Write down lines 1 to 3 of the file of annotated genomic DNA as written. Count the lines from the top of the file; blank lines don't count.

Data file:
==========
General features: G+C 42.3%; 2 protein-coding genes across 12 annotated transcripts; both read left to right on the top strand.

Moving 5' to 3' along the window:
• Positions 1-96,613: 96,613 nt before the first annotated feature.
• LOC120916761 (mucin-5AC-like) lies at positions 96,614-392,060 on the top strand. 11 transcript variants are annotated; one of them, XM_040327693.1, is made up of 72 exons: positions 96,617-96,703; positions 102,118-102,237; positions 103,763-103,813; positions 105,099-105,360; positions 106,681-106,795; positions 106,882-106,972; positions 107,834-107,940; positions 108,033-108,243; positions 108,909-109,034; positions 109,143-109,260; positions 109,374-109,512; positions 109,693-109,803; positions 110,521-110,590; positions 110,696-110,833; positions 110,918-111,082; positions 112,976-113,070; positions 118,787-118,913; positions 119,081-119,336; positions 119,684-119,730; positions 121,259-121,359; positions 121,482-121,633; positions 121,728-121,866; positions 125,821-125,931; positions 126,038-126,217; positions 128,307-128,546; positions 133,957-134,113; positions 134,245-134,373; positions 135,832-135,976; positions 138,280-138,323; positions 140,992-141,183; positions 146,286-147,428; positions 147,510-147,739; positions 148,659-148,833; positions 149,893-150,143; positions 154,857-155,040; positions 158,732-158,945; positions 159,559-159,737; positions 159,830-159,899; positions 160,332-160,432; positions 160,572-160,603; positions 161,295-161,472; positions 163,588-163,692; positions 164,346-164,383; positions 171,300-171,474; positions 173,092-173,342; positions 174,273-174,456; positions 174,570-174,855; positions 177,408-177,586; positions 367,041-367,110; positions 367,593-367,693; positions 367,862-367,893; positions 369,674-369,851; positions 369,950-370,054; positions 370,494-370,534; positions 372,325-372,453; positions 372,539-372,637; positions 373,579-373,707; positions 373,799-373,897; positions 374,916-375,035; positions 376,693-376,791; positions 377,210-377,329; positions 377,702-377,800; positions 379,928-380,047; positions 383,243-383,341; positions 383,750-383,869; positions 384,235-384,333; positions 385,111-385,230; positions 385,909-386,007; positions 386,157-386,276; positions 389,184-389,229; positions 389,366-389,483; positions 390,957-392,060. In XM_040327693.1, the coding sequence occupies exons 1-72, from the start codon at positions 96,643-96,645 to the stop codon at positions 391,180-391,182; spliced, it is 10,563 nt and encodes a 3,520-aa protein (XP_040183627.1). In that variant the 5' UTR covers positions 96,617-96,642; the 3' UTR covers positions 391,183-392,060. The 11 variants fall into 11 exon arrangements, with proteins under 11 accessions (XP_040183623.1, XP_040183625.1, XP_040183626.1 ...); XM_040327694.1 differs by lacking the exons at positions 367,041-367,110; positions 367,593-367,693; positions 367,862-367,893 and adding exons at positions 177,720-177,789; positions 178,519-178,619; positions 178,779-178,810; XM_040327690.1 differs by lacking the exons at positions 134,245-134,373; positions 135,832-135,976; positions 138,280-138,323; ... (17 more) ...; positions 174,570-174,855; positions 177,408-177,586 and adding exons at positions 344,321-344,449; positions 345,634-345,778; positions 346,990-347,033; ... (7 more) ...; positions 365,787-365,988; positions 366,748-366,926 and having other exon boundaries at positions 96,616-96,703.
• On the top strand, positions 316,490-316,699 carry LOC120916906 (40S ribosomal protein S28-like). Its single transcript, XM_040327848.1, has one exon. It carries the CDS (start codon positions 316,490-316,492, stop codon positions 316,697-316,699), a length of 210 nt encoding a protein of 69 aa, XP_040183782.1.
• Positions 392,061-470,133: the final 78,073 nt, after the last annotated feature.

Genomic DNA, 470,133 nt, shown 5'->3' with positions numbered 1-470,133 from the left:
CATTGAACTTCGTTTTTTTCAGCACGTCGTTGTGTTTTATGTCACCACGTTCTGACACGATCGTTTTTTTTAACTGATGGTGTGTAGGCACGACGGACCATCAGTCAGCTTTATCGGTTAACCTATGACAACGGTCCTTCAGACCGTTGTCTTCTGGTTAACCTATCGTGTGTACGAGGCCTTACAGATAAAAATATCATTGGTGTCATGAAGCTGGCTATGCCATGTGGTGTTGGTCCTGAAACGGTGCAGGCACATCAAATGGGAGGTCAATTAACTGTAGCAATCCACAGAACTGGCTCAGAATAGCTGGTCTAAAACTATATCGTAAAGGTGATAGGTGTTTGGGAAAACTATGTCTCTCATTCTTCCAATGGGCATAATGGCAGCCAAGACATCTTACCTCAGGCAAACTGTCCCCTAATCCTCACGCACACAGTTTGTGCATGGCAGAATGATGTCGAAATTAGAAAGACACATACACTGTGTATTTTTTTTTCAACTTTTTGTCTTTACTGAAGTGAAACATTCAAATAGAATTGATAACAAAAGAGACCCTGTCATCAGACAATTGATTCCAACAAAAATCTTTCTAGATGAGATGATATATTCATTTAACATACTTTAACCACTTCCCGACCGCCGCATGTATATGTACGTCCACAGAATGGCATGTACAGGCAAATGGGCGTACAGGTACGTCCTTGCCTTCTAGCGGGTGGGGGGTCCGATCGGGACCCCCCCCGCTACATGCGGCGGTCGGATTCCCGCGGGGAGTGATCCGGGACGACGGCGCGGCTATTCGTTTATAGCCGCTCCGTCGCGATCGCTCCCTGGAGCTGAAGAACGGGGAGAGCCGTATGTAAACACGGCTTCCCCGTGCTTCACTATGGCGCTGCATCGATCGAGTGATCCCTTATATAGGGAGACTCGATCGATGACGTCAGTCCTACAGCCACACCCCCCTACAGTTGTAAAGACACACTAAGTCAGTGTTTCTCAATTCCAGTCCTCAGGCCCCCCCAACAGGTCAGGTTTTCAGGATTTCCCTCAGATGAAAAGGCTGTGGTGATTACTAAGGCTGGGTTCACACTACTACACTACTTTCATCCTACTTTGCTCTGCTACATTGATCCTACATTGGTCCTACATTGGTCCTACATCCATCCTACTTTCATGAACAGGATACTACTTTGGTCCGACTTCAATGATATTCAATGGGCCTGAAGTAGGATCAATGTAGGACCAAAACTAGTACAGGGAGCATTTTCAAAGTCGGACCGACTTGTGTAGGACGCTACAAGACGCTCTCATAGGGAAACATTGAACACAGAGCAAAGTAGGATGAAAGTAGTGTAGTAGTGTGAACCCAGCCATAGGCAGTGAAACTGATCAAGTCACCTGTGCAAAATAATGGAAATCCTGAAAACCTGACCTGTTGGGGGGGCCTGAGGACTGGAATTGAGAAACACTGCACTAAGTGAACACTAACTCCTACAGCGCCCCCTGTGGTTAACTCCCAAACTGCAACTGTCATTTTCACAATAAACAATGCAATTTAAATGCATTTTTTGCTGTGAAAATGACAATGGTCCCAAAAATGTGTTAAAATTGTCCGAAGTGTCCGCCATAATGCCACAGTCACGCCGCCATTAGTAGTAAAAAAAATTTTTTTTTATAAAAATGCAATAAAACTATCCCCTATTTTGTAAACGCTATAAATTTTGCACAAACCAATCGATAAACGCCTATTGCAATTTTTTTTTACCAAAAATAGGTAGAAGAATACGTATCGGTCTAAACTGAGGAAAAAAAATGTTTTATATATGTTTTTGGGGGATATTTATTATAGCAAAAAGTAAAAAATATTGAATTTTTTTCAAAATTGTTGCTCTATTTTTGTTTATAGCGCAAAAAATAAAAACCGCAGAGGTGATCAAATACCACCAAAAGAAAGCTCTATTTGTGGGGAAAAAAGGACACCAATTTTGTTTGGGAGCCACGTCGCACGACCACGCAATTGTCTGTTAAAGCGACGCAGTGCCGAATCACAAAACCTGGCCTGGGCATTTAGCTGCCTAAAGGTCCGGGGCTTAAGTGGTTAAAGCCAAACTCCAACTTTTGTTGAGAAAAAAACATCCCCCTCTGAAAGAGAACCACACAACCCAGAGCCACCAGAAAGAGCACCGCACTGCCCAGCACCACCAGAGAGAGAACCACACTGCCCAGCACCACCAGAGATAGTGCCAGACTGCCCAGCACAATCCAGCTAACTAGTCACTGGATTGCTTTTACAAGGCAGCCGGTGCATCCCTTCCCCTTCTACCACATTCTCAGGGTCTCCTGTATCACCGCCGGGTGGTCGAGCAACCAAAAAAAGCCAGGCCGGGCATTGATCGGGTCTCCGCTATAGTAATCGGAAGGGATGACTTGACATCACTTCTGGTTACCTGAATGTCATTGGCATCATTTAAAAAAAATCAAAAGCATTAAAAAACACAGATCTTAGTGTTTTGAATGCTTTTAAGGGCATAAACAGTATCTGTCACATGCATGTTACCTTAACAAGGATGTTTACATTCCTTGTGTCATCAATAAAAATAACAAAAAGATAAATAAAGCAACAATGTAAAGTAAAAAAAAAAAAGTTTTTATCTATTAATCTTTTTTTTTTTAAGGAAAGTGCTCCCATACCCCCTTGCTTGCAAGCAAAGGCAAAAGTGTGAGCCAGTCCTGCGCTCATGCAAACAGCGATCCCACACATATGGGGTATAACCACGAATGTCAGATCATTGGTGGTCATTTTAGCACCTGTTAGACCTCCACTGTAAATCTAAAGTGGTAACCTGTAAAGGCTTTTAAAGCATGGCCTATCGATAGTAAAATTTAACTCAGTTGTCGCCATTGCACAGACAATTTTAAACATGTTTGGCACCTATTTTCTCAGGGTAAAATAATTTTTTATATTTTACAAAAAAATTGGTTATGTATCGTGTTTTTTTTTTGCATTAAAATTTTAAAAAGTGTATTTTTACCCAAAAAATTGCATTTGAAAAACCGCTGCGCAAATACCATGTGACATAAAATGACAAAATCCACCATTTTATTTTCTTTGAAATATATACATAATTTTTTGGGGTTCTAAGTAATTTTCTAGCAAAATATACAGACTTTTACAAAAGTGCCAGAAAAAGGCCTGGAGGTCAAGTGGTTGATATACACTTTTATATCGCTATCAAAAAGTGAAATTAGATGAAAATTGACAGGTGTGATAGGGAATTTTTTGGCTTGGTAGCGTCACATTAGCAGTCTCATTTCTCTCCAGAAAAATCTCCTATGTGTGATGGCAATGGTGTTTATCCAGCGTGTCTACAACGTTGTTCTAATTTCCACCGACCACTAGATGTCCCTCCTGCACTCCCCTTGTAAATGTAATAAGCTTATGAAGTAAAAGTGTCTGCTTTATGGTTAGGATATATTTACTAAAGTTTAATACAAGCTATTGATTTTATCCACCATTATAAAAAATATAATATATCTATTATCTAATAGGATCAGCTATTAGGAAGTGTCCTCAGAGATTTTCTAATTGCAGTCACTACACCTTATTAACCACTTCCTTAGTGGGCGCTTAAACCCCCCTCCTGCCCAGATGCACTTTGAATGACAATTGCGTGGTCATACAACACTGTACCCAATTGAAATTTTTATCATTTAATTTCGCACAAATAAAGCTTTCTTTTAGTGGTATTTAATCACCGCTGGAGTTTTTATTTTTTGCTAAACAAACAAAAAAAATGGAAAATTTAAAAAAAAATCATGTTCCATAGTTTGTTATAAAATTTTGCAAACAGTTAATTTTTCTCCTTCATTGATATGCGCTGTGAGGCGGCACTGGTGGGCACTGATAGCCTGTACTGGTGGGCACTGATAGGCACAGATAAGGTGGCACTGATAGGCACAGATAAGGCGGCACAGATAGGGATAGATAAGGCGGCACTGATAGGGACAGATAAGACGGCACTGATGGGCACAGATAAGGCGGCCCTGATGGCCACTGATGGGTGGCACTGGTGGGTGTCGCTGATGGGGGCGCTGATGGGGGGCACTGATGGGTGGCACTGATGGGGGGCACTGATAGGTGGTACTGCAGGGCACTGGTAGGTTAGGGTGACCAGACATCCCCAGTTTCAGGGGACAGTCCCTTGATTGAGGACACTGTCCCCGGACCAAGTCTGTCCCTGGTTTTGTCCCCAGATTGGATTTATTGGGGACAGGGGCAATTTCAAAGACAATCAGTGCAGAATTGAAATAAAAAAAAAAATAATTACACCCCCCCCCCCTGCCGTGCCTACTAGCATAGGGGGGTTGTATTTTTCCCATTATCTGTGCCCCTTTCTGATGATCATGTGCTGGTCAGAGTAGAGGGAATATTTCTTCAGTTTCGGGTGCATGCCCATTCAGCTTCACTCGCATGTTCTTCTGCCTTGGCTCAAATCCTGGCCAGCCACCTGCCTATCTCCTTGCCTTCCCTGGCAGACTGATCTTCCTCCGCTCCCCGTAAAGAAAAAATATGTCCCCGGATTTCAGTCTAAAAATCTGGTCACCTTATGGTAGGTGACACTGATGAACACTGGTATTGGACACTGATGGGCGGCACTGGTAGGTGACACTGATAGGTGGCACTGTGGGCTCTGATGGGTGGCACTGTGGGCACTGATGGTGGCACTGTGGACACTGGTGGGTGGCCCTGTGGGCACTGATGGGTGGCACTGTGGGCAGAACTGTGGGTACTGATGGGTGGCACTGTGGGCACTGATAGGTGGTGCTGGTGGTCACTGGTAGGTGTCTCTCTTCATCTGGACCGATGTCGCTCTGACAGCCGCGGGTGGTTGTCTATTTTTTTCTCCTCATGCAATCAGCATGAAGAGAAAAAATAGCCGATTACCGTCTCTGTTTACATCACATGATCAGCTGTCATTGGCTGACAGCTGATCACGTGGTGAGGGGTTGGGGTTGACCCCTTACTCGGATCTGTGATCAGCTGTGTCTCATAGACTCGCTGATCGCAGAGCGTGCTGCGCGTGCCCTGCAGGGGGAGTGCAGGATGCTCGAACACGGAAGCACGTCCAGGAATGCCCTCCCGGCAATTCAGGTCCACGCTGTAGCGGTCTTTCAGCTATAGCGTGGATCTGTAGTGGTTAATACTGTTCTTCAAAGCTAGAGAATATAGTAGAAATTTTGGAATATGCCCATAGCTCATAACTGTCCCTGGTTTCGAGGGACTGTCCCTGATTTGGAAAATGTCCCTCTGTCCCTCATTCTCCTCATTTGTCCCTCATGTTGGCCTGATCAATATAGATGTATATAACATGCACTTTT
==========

General features: G+C 42.3%; 2 protein-coding genes across 12 annotated transcripts; both read left to right on the top strand.

Moving 5' to 3' along the window:
• Positions 1-96,613: 96,613 nt before the first annotated feature.